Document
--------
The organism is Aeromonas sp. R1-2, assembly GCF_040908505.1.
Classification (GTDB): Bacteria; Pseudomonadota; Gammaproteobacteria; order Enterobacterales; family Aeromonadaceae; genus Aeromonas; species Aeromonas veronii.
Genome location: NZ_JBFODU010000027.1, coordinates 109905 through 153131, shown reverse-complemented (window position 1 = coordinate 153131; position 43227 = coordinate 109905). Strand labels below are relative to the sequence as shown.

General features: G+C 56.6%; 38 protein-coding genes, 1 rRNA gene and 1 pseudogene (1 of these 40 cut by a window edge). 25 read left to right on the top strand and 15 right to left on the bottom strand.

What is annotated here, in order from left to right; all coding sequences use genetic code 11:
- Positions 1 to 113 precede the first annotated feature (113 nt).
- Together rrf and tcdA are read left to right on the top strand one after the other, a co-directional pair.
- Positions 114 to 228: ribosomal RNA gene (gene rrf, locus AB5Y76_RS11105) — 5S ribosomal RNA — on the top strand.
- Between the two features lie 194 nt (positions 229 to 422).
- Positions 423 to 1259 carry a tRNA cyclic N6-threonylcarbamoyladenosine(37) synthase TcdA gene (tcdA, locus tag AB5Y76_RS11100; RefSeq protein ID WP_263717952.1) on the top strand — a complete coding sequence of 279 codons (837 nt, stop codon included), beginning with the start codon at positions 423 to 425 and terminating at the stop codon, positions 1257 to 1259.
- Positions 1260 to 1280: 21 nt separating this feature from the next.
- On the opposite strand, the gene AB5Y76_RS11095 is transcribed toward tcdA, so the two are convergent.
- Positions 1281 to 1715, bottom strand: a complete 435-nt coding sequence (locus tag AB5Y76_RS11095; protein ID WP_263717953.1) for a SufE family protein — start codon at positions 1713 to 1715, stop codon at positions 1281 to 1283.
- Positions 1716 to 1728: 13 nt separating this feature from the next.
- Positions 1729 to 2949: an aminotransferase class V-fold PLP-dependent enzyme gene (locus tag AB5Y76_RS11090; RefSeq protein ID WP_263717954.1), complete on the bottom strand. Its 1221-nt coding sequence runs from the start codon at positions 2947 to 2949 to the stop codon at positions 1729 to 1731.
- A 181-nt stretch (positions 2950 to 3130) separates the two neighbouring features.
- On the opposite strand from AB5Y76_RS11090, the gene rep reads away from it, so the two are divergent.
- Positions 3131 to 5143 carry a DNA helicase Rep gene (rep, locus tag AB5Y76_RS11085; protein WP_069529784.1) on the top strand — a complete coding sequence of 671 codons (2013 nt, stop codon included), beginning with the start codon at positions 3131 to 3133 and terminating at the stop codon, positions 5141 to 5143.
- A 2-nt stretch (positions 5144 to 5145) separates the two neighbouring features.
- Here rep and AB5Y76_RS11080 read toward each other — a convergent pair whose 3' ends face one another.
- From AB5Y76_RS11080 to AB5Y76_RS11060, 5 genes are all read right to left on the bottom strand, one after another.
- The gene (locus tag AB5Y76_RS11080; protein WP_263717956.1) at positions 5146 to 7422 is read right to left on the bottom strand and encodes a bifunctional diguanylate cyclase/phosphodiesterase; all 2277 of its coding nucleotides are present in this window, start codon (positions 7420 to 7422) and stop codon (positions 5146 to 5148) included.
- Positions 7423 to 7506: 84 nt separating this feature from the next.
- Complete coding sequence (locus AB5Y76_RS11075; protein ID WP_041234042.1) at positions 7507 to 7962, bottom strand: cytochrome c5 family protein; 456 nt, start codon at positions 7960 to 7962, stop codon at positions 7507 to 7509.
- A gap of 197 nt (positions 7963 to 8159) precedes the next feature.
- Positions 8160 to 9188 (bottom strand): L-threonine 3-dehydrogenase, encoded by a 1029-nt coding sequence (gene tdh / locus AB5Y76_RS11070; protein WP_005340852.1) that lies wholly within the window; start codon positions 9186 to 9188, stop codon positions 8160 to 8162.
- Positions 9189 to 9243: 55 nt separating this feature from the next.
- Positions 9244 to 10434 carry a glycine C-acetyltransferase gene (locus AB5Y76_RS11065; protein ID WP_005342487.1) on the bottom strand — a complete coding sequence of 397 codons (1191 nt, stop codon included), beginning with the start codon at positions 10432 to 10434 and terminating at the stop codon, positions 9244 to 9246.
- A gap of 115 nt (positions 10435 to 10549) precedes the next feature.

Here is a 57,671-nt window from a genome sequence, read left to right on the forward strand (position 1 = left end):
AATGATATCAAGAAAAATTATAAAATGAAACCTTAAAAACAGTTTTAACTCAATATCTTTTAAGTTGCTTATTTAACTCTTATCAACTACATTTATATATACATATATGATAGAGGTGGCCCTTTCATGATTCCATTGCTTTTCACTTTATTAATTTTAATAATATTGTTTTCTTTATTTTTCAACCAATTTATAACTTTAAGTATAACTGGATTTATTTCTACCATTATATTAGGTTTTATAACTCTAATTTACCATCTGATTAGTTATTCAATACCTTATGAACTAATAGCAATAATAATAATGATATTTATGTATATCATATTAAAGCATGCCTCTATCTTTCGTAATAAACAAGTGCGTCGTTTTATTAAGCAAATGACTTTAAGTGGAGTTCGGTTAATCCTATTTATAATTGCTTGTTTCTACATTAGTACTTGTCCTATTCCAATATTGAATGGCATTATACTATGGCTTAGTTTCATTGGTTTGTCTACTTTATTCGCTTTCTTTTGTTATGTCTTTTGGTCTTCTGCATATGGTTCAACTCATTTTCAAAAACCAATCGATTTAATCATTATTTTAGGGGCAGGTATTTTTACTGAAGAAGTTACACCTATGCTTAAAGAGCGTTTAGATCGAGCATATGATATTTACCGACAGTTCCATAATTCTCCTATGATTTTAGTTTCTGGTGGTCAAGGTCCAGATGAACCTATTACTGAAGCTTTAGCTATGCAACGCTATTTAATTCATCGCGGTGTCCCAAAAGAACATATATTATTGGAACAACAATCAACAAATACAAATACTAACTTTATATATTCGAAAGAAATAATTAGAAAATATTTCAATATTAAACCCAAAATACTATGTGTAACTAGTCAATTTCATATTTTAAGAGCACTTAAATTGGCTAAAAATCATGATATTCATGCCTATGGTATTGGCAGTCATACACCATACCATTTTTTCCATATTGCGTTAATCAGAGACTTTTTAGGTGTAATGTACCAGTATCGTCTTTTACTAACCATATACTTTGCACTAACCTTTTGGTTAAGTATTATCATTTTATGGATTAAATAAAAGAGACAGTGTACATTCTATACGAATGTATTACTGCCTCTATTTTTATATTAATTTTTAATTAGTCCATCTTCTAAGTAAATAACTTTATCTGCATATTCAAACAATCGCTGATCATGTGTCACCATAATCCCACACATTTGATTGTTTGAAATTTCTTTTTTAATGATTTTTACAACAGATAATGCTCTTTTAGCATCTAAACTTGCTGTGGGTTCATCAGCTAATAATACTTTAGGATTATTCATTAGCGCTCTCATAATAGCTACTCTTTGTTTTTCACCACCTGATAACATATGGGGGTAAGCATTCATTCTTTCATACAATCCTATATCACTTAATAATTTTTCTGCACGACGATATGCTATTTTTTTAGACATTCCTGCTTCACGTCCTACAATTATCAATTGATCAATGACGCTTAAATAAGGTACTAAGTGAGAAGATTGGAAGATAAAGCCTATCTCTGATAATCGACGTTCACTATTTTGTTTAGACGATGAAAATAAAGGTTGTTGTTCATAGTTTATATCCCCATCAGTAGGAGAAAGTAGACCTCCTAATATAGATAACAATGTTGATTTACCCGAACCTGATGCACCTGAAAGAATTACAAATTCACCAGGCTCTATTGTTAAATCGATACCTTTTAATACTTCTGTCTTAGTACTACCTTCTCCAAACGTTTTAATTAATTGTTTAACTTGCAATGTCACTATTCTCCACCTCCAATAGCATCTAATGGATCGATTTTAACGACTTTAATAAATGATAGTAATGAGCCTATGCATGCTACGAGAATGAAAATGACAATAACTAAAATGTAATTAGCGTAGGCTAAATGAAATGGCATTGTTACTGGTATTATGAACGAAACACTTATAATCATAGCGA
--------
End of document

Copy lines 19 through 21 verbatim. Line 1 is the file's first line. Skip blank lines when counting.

- A 2-nt stretch (positions 5144 to 5145) separates the two neighbouring features.
- Here rep and AB5Y76_RS11080 read toward each other — a convergent pair whose 3' ends face one another.
- From AB5Y76_RS11080 to AB5Y76_RS11060, 5 genes are all read right to left on the bottom strand, one after another.